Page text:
This would be a good idea, IANAL however this could be one of those areas as tank bags can be easily removed and some are built to become backpacks after being removed. Would be a very interesting case if one were charged with concealing. I do not have the cite right now but its pretty common knowledge that even a gym bag or brief case that has your weapon in it, and placed on the back seat of your car is considered concealed. I would venture to say LEO would try to make a case that a tank bag is like strapping a gym bag to your motorcycle. I personally dont see it that way and find no reason not to be able to throw your weapon into a tank bag.

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    Quote Originally Posted by Remmy View Post
    This would be a good idea, IANAL however this could be one of those areas as tank bags can be easily removed and some are built to become backpacks after being removed. Would be a very interesting case if one were charged with concealing. I do not have the cite right now but its pretty common knowledge that even a gym bag or brief case that has your weapon in it, and placed on the back seat of your car is considered concealed. I would venture to say LEO would try to make a case that a tank bag is like strapping a gym bag to your motorcycle. I personally dont see it that way and find no reason not to be able to throw your weapon into a tank bag.
    I'd like to see this cite when you get a moment. As I read it:
    NRS 202.3653 Definitions. As used in NRS 202.3653 to 202.369, inclusive, unless the context otherwise requires:
    1. “Concealed firearm” means a loaded or unloaded pistol, revolver or other firearm which is carried upon a person in such a manner as not to be discernible by ordinary observation.
    Since the gym bag or briefcase is not "upon a person" whether in a back seat, or strapped to the motorcycle, by the definition set within the NRS, it is not a concealed firearm and is therefore not subject to prosecution as such.

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    thanks

    thanks for the replies, I have carried in a tank bag and that would probably be the same as a glove compartment under NRS- however once you take it off its concealed carry.

    A lot to think about and thanks again.

  15. #15
    Regular Member Remmy's Avatar
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    Lightbulb

    Quote Originally Posted by gmijackso View Post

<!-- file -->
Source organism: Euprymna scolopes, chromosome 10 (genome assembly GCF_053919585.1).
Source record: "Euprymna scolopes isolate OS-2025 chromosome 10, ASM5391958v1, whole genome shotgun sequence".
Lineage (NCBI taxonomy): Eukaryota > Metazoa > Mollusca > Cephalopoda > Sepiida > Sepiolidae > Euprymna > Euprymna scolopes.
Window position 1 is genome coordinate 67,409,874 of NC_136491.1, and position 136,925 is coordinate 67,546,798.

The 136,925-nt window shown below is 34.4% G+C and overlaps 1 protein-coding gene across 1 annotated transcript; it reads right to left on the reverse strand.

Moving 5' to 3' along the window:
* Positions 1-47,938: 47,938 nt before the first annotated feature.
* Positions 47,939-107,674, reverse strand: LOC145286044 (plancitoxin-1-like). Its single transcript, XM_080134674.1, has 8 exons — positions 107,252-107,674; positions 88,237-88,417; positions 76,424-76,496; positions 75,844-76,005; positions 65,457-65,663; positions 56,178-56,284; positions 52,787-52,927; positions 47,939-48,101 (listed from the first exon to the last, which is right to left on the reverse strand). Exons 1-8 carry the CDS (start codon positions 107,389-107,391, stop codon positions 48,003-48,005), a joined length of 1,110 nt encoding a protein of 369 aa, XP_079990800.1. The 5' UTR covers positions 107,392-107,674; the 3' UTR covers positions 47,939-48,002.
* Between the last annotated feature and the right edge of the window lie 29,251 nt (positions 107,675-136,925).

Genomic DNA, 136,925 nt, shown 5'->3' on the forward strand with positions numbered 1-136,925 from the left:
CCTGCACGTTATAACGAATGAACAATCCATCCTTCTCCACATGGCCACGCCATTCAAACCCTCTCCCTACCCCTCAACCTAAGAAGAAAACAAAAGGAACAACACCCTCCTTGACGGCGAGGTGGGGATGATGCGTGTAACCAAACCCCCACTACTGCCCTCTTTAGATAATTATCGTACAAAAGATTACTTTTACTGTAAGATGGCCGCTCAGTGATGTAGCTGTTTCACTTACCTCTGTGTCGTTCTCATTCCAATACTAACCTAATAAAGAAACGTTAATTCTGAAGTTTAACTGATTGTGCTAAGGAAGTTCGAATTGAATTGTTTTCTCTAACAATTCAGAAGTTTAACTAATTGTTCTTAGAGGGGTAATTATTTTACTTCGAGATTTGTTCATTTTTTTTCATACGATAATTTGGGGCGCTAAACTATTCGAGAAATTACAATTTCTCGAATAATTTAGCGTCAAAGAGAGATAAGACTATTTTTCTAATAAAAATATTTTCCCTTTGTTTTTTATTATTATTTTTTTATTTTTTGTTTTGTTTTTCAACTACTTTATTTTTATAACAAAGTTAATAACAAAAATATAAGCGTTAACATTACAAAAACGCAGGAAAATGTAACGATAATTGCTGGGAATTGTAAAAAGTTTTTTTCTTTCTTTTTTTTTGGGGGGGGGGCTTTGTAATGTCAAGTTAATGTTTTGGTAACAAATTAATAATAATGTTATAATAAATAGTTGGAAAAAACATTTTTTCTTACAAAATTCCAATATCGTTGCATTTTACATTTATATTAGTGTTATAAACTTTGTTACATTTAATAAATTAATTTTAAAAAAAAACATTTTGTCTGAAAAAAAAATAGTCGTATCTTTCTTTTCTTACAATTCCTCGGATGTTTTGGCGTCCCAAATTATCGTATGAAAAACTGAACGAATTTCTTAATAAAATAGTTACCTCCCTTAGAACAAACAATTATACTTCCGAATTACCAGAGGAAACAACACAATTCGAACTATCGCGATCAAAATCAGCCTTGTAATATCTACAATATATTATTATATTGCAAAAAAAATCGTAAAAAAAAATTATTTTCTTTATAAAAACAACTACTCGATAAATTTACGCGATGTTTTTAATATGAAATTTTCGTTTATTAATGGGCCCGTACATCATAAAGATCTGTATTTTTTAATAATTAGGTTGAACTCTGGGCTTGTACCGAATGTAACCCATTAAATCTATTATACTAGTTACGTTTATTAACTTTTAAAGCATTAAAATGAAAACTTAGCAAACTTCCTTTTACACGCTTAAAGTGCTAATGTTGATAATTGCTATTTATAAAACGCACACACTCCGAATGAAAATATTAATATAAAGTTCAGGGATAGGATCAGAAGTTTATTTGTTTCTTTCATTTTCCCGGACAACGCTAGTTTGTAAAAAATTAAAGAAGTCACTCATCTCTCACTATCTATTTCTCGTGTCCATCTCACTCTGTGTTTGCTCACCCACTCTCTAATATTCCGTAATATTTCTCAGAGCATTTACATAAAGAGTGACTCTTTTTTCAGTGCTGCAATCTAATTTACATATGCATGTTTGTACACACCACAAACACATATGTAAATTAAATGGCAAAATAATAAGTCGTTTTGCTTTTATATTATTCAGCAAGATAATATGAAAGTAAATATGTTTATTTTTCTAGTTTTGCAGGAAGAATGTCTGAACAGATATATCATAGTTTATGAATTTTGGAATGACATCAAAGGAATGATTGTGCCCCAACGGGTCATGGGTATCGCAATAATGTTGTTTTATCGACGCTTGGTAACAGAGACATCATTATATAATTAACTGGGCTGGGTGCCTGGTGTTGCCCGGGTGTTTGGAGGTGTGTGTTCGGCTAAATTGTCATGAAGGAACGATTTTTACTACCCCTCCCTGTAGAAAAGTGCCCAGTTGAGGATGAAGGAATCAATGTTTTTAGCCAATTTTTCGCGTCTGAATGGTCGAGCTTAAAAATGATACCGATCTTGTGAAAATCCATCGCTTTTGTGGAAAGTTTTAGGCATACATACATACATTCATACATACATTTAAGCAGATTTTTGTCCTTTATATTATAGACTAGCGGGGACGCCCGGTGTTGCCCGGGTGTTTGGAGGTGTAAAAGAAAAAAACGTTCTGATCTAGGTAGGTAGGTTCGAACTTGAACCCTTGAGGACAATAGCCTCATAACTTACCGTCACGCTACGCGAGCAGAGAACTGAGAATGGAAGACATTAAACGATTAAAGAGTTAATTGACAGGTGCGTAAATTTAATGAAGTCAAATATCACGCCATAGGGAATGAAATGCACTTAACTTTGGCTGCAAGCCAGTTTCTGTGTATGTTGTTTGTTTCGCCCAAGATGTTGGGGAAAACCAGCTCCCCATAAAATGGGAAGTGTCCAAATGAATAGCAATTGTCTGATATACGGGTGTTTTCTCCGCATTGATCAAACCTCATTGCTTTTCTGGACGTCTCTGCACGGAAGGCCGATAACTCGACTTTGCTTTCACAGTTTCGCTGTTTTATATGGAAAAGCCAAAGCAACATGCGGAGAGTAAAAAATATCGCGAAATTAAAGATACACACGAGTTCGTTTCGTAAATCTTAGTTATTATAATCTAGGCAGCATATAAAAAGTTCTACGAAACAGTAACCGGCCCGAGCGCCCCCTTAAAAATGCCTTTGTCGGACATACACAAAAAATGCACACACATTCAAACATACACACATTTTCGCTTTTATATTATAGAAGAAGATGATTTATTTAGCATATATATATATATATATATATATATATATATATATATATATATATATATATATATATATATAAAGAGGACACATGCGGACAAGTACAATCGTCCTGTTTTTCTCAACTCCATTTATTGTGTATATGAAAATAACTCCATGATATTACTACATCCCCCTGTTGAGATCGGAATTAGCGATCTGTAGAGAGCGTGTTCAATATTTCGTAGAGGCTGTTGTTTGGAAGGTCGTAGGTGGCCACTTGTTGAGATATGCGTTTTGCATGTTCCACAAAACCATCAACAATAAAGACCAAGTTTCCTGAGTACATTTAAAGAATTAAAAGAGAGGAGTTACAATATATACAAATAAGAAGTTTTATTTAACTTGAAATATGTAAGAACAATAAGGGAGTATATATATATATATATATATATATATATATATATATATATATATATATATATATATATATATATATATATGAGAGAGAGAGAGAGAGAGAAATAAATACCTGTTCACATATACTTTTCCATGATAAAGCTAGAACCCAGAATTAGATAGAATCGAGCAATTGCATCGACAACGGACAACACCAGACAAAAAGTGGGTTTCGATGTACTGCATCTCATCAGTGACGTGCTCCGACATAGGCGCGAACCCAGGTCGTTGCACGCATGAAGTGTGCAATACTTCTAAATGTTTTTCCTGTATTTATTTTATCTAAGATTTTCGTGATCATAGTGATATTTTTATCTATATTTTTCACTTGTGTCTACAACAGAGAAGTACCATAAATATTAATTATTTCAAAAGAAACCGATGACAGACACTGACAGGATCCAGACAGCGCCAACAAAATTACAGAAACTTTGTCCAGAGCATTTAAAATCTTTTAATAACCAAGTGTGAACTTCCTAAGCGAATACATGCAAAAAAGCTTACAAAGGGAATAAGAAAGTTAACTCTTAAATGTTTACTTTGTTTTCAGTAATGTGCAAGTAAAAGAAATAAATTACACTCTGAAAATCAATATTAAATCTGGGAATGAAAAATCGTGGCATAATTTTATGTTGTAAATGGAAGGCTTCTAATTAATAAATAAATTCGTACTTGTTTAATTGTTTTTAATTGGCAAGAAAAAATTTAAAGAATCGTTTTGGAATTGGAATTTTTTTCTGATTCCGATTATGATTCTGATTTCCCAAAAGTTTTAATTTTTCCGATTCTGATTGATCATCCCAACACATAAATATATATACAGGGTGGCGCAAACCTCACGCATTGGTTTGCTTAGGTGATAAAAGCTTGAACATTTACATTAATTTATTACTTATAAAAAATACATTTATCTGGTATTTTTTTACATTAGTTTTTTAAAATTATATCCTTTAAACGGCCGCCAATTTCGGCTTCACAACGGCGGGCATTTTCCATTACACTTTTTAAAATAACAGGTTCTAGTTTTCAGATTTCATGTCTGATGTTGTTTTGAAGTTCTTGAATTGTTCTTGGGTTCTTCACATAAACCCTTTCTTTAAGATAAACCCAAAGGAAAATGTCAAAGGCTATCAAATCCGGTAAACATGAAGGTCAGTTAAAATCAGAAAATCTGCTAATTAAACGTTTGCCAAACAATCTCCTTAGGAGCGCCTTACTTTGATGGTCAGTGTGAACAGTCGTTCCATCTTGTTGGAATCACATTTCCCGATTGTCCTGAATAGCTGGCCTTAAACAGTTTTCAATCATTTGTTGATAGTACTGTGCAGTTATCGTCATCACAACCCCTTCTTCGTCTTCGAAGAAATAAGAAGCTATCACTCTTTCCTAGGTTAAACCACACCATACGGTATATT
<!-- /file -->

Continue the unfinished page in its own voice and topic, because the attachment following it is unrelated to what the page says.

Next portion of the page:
I'd like to see this cite when you get a moment. As I read it:


    Since the gym bag or briefcase is not "upon a person" whether in a back seat, or strapped to the motorcycle, by the definition set within the NRS, it is not a concealed firearm and is therefore not subject to prosecution as such.
    It would be great if the NRS read with language that was not open to interpretation or vague, however here is the AGs official stance on this exact subject. Which concludes; "upon a person" would encompass items and or containers carried by the individual such as a purse or briefcase etc.

    Taken from Thread: http://forum.opencarry.org/forums/sh...hlight=vehicle

    OPINION NO. 93-14 CRIMINAL LAW; FIREARMS; WEAPONS: The language of NRS
    205.350 would be narrowly construed to include only those concealed weapons which are actually
    on the person or in a container carried by the person.
    Carson City, June 21, 1993
    Mr. Ben Graham, Deputy District Attorney, Clark County District, Attorney's Office, 200 S. Third
    Street - Seventh Floor, Las Vegas, Nevada 89155

    Dear Mr. Graham:

    This is in response to your opinion request regarding construction of Nevada's concealed
    weapon statute.

    QUESTION

    What constitutes carrying a concealed weapon?
    NRS 202.350 states in part:
    1. It is unlawful for any person within this state to:
    ....
    (b) Carry concealed upon his person any:
    (1) Explosive substance, other than ammunition or any components thereof;
    (2) Dirk, dagger or dangerous knife;
    (3) Pistol, revolver or other firearm, or other dangerous or deadly weapon; or
    (4) Knife which is made an integral part of a belt buckle.

    FACTS

    The language of your opinion request suggests that your main inquiry deals with the proximity of the weapon to the person. Your letter states: A weapon carried on the person is obvious. The question gets more complicated with a weapon in a purse, briefcase, carry-on luggage and such when it is in fact carried by an individual. Place those containers on the floor next to the person. Put the same container in the passenger portion of a vehicle, the weapon in the glove box, console, under the seat? Your letter refers to several different scenarios and situations regarding the proximity of the weapon under which application of NRS 205.350 might be urged.

    ANALYSIS

    Our research has not revealed any case in which the Nevada Supreme Court has interpreted the precise language of NRS 202.350. However, as noted below, that language would have to be strictly construed. If the legislature's desire is to expand the statute to cover circumstances where a concealed weapon is immediately accessible, the language, such as "concealed on or about his person" would be required.